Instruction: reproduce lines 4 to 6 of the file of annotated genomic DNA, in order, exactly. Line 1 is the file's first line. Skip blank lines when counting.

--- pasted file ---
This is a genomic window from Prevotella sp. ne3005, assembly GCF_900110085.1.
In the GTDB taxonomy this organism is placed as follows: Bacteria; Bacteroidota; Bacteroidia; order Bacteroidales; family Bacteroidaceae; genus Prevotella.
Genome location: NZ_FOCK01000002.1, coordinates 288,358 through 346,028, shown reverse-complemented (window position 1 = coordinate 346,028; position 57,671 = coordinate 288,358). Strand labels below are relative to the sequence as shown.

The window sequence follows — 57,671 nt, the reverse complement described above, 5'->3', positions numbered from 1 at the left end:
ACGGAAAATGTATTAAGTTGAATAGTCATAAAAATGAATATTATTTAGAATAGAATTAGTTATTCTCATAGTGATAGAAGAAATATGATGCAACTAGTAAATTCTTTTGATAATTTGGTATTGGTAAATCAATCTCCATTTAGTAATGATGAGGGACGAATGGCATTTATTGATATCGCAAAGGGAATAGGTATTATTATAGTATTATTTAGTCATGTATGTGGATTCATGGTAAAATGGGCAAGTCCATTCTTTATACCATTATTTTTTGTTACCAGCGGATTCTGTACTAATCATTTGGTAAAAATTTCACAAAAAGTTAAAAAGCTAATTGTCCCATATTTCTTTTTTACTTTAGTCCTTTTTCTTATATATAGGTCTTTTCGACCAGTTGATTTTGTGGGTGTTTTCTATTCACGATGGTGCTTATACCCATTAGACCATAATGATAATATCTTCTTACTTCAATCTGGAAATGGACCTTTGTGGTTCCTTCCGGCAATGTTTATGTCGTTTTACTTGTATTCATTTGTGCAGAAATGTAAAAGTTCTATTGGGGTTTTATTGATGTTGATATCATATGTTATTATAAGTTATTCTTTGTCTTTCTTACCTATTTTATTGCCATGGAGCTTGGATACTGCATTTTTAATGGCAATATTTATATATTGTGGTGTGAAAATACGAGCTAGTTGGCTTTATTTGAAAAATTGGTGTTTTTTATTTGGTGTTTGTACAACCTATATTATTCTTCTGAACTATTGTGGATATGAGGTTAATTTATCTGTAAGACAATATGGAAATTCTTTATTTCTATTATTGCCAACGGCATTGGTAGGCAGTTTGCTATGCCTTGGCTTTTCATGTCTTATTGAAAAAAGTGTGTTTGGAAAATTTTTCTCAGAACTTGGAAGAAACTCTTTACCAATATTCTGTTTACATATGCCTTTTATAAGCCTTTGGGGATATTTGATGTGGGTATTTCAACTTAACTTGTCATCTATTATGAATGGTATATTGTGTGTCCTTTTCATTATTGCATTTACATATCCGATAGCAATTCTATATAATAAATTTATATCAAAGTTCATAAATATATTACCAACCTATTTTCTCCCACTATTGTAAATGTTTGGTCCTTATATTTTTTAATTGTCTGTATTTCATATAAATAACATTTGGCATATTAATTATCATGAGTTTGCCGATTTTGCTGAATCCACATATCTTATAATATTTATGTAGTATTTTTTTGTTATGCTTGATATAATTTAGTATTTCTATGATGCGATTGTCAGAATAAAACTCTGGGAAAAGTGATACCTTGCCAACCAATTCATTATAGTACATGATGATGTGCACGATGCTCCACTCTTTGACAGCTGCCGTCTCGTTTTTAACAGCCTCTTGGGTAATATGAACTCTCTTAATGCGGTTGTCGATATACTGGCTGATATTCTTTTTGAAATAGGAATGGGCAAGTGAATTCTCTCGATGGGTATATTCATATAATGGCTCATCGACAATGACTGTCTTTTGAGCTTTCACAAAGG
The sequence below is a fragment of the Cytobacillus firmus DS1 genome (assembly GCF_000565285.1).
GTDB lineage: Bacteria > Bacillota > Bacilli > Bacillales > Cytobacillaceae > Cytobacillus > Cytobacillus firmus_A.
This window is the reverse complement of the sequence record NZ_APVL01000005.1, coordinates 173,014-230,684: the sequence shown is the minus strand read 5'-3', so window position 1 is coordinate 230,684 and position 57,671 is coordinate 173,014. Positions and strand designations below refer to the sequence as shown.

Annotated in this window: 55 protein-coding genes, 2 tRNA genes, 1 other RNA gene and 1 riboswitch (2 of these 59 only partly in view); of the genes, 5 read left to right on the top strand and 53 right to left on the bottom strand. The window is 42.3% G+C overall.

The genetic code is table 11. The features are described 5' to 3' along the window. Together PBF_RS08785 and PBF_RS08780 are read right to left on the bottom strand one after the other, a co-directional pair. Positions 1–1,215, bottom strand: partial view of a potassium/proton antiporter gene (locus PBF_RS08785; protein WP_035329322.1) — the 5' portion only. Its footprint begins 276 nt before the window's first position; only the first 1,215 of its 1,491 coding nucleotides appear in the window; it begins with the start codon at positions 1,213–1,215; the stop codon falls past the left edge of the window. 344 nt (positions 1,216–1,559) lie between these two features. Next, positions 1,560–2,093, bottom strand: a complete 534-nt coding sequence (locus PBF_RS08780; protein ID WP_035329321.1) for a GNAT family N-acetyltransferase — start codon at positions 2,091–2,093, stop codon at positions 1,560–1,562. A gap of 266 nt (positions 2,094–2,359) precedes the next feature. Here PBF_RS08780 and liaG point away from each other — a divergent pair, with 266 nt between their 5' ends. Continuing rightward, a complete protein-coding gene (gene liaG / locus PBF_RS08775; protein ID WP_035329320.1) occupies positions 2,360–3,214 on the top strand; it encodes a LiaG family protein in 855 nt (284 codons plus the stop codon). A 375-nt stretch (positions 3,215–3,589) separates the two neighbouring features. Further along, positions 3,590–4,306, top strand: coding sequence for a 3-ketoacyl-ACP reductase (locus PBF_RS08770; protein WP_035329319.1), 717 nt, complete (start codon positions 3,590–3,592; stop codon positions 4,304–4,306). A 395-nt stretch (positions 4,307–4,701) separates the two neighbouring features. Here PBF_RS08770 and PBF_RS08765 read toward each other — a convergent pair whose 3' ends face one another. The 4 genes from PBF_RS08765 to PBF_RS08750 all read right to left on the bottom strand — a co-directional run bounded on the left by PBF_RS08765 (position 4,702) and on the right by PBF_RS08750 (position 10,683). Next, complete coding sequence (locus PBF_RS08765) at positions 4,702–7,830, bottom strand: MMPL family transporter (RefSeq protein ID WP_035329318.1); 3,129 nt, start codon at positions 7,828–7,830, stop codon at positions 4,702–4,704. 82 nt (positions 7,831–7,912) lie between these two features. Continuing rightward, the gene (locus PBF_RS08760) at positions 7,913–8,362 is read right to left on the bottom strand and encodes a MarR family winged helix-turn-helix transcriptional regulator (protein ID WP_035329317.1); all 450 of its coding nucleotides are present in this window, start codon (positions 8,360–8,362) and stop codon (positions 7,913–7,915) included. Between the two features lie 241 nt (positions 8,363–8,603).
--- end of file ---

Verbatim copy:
The window sequence follows — 57,671 nt, the reverse complement described above, 5'->3', positions numbered from 1 at the left end:
ACGGAAAATGTATTAAGTTGAATAGTCATAAAAATGAATATTATTTAGAATAGAATTAGTTATTCTCATAGTGATAGAAGAAATATGATGCAACTAGTAAATTCTTTTGATAATTTGGTATTGGTAAATCAATCTCCATTTAGTAATGATGAGGGACGAATGGCATTTATTGATATCGCAAAGGGAATAGGTATTATTATAGTATTATTTAGTCATGTATGTGGATTCATGGTAAAATGGGCAAGTCCATTCTTTATACCATTATTTTTTGTTACCAGCGGATTCTGTACTAATCATTTGGTAAAAATTTCACAAAAAGTTAAAAAGCTAATTGTCCCATATTTCTTTTTTACTTTAGTCCTTTTTCTTATATATAGGTCTTTTCGACCAGTTGATTTTGTGGGTGTTTTCTATTCACGATGGTGCTTATACCCATTAGACCATAATGATAATATCTTCTTACTTCAATCTGGAAATGGACCTTTGTGGTTCCTTCCGGCAATGTTTATGTCGTTTTACTTGTATTCATTTGTGCAGAAATGTAAAAGTTCTATTGGGGTTTTATTGATGTTGATATCATATGTTATTATAAGTTATTCTTTGTCTTTCTTACCTATTTTATTGCCATGGAGCTTGGATACTGCATTTTTAATGGCAATATTTATATATTGTGGTGTGAAAATACGAGCTAGTTGGCTTTATTTGAAAAATTGGTGTTTTTTATTTGGTGTTTGTACAACCTATATTATTCTTCTGAACTATTGTGGATATGAGGTTAATTTATCTGTAAGACAATATGGAAATTCTTTATTTCTATTATTGCCAACGGCATTGGTAGGCAGTTTGCTATGCCTTGGCTTTTCATGTCTTATTGAAAAAAGTGTGTTTGGAAAATTTTTCTCAGAACTTGGAAGAAACTCTTTACCAATATTCTGTTTACATATGCCTTTTATAAGCCTTTGGGGATATTTGATGTGGGTATTTCAACTTAACTTGTCATCTATTATGAATGGTATATTGTGTGTCCTTTTCATTATTGCATTTACATATCCGATAGCAATTCTATATAATAAATTTATATCAAAGTTCATAAATATATTACCAACCTATTTTCTCCCACTATTGTAAATGTTTGGTCCTTATATTTTTTAATTGTCTGTATTTCATATAAATAACATTTGGCATATTAATTATCATGAGTTTGCCGATTTTGCTGAATCCACATATCTTATAATATTTATGTAGTATTTTTTTGTTATGCTTGATATAATTTAGTATTTCTATGATGCGATTGTCAGAATAAAACTCTGGGAAAAGTGATACCTTGCCAACCAATTCATTATAGTACATGATGATGTGCACGATGCTCCACTCTTTGACAGCTGCCGTCTCGTTTTTAACAGCCTCTTGGGTAATATGAACTCTCTTAATGCGGTTGTCGATATACTGGCTGATATTCTTTTTGAAATAGGAATGGGCAAGTGAATTCTCTCGATGGGTATATTCATATAATGGCTCATCGACAATGACTGTCTTTTGAGCTTTCACAAAGG
The sequence below is a fragment of the Cytobacillus firmus DS1 genome (assembly GCF_000565285.1).